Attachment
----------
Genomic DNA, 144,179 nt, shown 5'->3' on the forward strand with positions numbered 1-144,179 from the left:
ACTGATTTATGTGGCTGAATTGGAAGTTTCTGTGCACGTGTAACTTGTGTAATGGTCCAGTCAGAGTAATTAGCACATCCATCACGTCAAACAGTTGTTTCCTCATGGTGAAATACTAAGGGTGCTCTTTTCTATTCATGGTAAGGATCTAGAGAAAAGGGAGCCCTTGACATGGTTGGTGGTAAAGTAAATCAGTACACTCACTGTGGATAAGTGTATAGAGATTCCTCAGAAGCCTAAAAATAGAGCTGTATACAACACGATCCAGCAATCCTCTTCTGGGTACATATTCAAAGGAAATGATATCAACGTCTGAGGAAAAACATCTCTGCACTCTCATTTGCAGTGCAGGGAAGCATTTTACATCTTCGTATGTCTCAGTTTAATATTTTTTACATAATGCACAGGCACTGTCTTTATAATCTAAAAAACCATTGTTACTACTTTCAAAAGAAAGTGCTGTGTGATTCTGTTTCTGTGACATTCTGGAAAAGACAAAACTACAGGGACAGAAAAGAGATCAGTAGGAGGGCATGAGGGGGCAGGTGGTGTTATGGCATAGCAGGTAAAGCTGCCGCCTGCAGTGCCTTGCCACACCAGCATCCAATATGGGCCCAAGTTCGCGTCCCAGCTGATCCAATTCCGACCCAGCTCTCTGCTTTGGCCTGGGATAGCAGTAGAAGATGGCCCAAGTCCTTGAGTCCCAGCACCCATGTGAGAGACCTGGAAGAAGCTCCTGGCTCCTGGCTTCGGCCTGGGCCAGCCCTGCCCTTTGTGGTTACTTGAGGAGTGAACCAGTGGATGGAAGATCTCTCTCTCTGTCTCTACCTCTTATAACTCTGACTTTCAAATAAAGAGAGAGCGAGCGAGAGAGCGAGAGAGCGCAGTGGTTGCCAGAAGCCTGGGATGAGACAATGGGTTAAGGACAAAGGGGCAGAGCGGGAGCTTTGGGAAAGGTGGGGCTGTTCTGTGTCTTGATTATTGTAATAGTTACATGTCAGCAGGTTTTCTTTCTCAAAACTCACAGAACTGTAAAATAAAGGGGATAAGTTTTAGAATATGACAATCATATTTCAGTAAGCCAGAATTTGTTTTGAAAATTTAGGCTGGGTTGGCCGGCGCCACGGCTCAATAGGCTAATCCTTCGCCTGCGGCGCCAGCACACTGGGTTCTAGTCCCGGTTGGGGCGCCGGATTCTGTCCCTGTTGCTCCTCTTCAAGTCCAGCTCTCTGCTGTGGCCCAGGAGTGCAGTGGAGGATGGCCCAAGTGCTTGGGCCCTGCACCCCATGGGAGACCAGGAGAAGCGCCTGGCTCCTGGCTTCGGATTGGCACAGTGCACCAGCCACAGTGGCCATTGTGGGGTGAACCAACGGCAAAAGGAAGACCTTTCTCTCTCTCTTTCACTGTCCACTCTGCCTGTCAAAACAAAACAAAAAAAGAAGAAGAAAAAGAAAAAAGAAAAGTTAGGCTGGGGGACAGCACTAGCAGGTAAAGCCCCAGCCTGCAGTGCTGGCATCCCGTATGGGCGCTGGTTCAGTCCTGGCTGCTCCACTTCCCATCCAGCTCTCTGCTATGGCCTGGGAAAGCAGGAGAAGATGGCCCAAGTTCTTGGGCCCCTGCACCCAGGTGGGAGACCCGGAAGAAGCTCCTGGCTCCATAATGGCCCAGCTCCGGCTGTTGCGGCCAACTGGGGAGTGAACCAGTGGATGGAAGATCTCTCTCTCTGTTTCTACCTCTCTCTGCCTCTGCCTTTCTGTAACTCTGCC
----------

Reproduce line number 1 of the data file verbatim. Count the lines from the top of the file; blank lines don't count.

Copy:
Genomic DNA, 144,179 nt, shown 5'->3' on the forward strand with positions numbered 1-144,179 from the left: